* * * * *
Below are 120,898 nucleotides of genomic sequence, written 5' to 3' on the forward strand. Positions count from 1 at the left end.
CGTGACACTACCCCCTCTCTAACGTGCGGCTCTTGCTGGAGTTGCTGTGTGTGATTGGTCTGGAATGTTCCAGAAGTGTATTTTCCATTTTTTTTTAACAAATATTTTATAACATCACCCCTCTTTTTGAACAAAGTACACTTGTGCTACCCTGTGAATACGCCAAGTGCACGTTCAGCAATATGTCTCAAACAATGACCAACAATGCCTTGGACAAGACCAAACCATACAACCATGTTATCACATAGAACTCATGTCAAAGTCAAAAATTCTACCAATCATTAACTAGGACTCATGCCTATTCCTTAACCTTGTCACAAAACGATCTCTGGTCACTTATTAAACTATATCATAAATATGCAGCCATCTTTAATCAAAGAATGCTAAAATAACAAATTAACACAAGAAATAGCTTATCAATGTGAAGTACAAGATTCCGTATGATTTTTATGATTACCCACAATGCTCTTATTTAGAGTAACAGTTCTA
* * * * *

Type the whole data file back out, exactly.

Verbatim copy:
Below are 120,898 nucleotides of genomic sequence, written 5' to 3' on the forward strand. Positions count from 1 at the left end.
CGTGACACTACCCCCTCTCTAACGTGCGGCTCTTGCTGGAGTTGCTGTGTGTGATTGGTCTGGAATGTTCCAGAAGTGTATTTTCCATTTTTTTTTAACAAATATTTTATAACATCACCCCTCTTTTTGAACAAAGTACACTTGTGCTACCCTGTGAATACGCCAAGTGCACGTTCAGCAATATGTCTCAAACAATGACCAACAATGCCTTGGACAAGACCAAACCATACAACCATGTTATCACATAGAACTCATGTCAAAGTCAAAAATTCTACCAATCATTAACTAGGACTCATGCCTATTCCTTAACCTTGTCACAAAACGATCTCTGGTCACTTATTAAACTATATCATAAATATGCAGCCATCTTTAATCAAAGAATGCTAAAATAACAAATTAACACAAGAAATAGCTTATCAATGTGAAGTACAAGATTCCGTATGATTTTTATGATTACCCACAATGCTCTTATTTAGAGTAACAGTTCTA